“We are having a difficult time here but we are not discouraged.”

‘5,000 at Meeting Outline Boycott; Bullet Clips Bus’ Montgomery Advertiser, 6 December 1955 © Montgomery Advertiser

‘5,000 at Meeting Outline Boycott; Bullet Clips Bus’ Montgomery Advertiser, 6 December 1955 © Montgomery Advertiser

The community too had reached a breaking point.  After talking to Parks late that night, Gray then called Jo Ann Robinson, the head of the Women’s Political Council.  And it was the Woman’s Political Council which decided to call for a boycott on the Monday when Parks was set to be arraigned in court.

In the middle of the night,  Robinson, who was a professor at Alabama State College, snuck into the college and, with the help of two students and a colleague who let her into the mimeograph room, ran off thousands of leaflets reading “Another woman has been arrested on the bus…If we do not do something to stop these arrests, they will continue…We are therefore asking every Negro to stay off the buses Monday in protest of the arrest and trial.”  At about 3:00 am, Robinson called E.D. Nixon to apprise him of their plan.  The next morning, WPC members picked up the leaflets calling for a bus boycott on Monday and distributed them all over town.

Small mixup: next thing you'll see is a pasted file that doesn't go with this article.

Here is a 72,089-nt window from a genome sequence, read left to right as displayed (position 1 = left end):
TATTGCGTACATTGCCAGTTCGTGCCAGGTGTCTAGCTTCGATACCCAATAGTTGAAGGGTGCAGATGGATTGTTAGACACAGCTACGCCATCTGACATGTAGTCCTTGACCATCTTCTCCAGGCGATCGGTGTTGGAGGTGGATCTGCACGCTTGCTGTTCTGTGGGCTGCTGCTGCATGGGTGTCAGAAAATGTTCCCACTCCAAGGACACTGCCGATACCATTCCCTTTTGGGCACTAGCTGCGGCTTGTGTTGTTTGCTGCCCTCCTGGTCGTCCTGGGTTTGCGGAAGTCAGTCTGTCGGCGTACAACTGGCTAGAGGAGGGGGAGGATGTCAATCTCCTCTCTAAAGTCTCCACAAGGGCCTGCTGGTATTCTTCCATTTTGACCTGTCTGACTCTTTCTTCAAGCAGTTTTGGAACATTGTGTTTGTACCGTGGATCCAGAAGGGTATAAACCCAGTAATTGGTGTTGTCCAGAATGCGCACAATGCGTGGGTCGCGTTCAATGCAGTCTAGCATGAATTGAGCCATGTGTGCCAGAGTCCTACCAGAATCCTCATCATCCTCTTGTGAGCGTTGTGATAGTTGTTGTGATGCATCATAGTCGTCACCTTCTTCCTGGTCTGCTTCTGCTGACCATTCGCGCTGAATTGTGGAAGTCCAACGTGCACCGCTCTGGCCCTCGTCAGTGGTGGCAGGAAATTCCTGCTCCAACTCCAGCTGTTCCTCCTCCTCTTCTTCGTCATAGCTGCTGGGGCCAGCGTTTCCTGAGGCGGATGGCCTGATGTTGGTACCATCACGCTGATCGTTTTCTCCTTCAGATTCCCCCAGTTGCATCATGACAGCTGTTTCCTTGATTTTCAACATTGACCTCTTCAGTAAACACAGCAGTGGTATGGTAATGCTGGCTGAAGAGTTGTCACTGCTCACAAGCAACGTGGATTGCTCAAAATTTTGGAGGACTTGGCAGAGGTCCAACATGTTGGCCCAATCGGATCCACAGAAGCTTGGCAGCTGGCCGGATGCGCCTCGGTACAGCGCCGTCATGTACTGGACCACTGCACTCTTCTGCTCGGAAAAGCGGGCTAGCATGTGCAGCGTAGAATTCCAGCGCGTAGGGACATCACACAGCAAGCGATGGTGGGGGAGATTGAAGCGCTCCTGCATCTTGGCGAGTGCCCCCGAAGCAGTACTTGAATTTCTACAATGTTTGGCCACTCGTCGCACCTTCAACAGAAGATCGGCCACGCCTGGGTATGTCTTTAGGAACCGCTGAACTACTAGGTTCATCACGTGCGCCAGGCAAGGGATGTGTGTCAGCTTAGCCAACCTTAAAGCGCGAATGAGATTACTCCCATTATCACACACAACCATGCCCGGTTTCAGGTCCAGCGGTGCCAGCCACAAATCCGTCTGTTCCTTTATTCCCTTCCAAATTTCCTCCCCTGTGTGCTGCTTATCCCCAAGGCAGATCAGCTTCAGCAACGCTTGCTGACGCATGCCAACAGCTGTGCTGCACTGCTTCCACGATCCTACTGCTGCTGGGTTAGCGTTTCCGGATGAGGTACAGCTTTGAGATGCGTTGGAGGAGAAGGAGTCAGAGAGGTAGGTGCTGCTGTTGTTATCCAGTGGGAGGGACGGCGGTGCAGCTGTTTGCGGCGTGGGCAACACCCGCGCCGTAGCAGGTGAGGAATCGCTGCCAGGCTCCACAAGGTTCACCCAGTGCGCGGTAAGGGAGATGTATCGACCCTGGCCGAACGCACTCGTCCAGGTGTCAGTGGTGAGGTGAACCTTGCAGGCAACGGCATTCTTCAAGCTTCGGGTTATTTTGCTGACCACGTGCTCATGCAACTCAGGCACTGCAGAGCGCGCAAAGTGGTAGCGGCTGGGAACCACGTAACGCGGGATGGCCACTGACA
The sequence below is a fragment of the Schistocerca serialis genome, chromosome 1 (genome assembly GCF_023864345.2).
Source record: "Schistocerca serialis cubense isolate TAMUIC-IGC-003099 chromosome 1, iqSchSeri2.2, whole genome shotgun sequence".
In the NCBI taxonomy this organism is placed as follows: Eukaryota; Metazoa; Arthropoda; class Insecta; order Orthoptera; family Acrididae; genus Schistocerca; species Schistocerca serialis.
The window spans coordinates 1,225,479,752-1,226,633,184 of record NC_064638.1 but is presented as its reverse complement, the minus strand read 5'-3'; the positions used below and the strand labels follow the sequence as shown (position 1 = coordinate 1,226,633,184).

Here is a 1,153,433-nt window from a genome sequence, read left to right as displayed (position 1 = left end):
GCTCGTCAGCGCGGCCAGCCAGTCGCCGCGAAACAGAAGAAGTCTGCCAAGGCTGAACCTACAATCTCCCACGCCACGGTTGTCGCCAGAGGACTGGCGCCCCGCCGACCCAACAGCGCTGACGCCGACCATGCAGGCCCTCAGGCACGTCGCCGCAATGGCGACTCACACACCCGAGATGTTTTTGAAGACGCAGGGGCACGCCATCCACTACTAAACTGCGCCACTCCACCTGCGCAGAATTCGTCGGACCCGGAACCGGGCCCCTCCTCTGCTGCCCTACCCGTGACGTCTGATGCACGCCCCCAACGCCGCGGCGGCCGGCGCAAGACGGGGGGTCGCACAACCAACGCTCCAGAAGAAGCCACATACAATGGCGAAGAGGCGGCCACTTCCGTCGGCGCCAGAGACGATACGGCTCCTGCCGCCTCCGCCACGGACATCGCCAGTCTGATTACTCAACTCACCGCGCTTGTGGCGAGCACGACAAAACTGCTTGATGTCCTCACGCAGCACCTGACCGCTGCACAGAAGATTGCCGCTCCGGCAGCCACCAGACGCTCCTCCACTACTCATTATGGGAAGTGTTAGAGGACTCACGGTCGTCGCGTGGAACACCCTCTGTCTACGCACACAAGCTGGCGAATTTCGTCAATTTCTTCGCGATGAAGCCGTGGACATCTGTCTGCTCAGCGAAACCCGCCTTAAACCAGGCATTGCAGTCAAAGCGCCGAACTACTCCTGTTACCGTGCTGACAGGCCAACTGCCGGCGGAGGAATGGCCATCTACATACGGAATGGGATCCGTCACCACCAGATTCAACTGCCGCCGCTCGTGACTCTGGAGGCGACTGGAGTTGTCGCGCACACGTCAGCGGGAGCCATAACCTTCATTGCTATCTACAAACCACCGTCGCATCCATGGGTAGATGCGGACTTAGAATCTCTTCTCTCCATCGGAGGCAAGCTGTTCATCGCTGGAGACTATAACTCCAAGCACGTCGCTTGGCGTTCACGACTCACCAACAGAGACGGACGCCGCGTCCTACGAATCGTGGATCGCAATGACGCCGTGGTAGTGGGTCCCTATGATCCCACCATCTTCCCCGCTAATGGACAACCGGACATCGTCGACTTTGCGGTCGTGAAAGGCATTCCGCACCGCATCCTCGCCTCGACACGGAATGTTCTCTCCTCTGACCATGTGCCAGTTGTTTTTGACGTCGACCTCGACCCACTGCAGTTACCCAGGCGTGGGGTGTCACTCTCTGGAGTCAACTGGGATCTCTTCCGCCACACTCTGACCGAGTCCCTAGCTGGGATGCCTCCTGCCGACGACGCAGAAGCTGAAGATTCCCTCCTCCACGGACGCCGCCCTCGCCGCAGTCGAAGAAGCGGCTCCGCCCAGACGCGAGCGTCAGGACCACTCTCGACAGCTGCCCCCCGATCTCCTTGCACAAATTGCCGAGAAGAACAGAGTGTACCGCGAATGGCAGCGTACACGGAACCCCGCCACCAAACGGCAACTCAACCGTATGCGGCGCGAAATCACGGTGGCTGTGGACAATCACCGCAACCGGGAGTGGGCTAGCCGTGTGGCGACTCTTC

Related primary source: ‘Mayor Stops Boycott Talk’, Montgomery Advertiser, 24 Jan 1956.

Download PDF